Here in Atlanta, protests have taken place daily, for over two weeks. Although many have been peaceful, there were instances where some protesters vandalized and stole from local businesses, according to police. With so many

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Support Black-Owned Businesses Every Day, Not Just During Protests

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black owned businesses collage

Heather Polk | @artcuresall

The past few weeks have been draining for Black people. On top of trying to not get coronavirus and dealing with furloughs and layoffs, we’ve had to witness the image of George Floyd taking his last breaths splattered everywhere. Another Black man killed on camera by cops. This comes just weeks after seeing Ahmaud Arbery murdered by white men in cold blood, and hearing about Breonna Taylor being gunned down by police in her own home. The outrage and unrest spawned by these events have gone global in a way that’s making people—white people—take heed.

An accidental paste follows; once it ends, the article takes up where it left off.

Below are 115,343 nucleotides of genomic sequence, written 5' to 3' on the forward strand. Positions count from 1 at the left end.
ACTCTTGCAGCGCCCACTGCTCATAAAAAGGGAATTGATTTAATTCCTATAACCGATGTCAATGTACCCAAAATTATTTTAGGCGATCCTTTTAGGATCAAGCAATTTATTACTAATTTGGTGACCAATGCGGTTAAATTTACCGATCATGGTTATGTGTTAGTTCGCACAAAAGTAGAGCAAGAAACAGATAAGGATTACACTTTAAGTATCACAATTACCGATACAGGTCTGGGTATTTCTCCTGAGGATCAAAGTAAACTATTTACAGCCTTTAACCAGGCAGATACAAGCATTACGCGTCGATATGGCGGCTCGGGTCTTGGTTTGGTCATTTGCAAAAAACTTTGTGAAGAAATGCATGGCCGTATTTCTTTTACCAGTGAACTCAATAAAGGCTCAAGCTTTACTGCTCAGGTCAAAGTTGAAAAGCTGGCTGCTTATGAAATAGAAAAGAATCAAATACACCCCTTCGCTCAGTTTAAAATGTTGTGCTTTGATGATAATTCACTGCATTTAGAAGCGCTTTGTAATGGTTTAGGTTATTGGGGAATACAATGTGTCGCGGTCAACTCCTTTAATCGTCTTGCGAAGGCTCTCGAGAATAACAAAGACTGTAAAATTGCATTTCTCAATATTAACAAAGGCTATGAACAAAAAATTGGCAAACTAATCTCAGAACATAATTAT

And part of the response has been directed at lifting up Black-owned businesses—a worthy cause, but something that seems like more of a moment, than a movement. And to some extent, it rubs me the wrong way. Many headlines on publications across the internet (including this outlet right here) have

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These small businesses found new ways to serve customers by rethinking their approach

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With more than 42 million people unemployed and businesses shut down in every state, COVID-19 has taken a crippling toll on America’s economic health.